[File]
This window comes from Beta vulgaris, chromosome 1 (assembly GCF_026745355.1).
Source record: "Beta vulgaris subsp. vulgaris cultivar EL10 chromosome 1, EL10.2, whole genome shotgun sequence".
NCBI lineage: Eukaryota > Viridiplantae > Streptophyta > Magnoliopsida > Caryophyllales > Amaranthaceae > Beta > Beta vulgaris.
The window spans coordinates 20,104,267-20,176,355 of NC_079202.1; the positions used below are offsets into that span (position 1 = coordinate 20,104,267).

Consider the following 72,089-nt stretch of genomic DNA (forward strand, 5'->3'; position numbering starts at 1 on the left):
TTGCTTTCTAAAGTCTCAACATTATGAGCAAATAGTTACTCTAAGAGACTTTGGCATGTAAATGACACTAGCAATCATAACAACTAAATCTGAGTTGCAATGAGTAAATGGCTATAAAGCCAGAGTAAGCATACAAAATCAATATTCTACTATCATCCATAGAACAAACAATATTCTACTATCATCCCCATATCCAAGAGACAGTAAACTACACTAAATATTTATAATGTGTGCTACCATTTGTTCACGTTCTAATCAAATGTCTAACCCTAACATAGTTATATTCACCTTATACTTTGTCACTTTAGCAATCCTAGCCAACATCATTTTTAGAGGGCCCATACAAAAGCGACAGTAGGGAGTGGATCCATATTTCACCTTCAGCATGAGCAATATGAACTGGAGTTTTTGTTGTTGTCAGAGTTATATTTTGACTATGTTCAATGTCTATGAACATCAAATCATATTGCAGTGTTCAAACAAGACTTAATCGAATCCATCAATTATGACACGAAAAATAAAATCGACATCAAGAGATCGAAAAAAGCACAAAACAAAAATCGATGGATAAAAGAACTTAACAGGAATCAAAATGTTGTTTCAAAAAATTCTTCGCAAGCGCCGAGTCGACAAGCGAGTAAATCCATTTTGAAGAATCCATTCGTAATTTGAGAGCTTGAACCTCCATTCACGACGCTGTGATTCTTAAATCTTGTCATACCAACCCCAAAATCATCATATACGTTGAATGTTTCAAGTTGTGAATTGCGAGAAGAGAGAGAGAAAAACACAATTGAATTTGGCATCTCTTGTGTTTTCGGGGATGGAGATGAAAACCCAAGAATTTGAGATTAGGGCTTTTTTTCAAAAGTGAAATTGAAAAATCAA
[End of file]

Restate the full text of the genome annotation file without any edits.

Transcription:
This window comes from Beta vulgaris, chromosome 1 (assembly GCF_026745355.1).
Source record: "Beta vulgaris subsp. vulgaris cultivar EL10 chromosome 1, EL10.2, whole genome shotgun sequence".
NCBI lineage: Eukaryota > Viridiplantae > Streptophyta > Magnoliopsida > Caryophyllales > Amaranthaceae > Beta > Beta vulgaris.
The window spans coordinates 20,104,267-20,176,355 of NC_079202.1; the positions used below are offsets into that span (position 1 = coordinate 20,104,267).

Consider the following 72,089-nt stretch of genomic DNA (forward strand, 5'->3'; position numbering starts at 1 on the left):
TTGCTTTCTAAAGTCTCAACATTATGAGCAAATAGTTACTCTAAGAGACTTTGGCATGTAAATGACACTAGCAATCATAACAACTAAATCTGAGTTGCAATGAGTAAATGGCTATAAAGCCAGAGTAAGCATACAAAATCAATATTCTACTATCATCCATAGAACAAACAATATTCTACTATCATCCCCATATCCAAGAGACAGTAAACTACACTAAATATTTATAATGTGTGCTACCATTTGTTCACGTTCTAATCAAATGTCTAACCCTAACATAGTTATATTCACCTTATACTTTGTCACTTTAGCAATCCTAGCCAACATCATTTTTAGAGGGCCCATACAAAAGCGACAGTAGGGAGTGGATCCATATTTCACCTTCAGCATGAGCAATATGAACTGGAGTTTTTGTTGTTGTCAGAGTTATATTTTGACTATGTTCAATGTCTATGAACATCAAATCATATTGCAGTGTTCAAACAAGACTTAATCGAATCCATCAATTATGACACGAAAAATAAAATCGACATCAAGAGATCGAAAAAAGCACAAAACAAAAATCGATGGATAAAAGAACTTAACAGGAATCAAAATGTTGTTTCAAAAAATTCTTCGCAAGCGCCGAGTCGACAAGCGAGTAAATCCATTTTGAAGAATCCATTCGTAATTTGAGAGCTTGAACCTCCATTCACGACGCTGTGATTCTTAAATCTTGTCATACCAACCCCAAAATCATCATATACGTTGAATGTTTCAAGTTGTGAATTGCGAGAAGAGAGAGAGAAAAACACAATTGAATTTGGCATCTCTTGTGTTTTCGGGGATGGAGATGAAAACCCAAGAATTTGAGATTAGGGCTTTTTTTCAAAAGTGAAATTGAAAAATCAA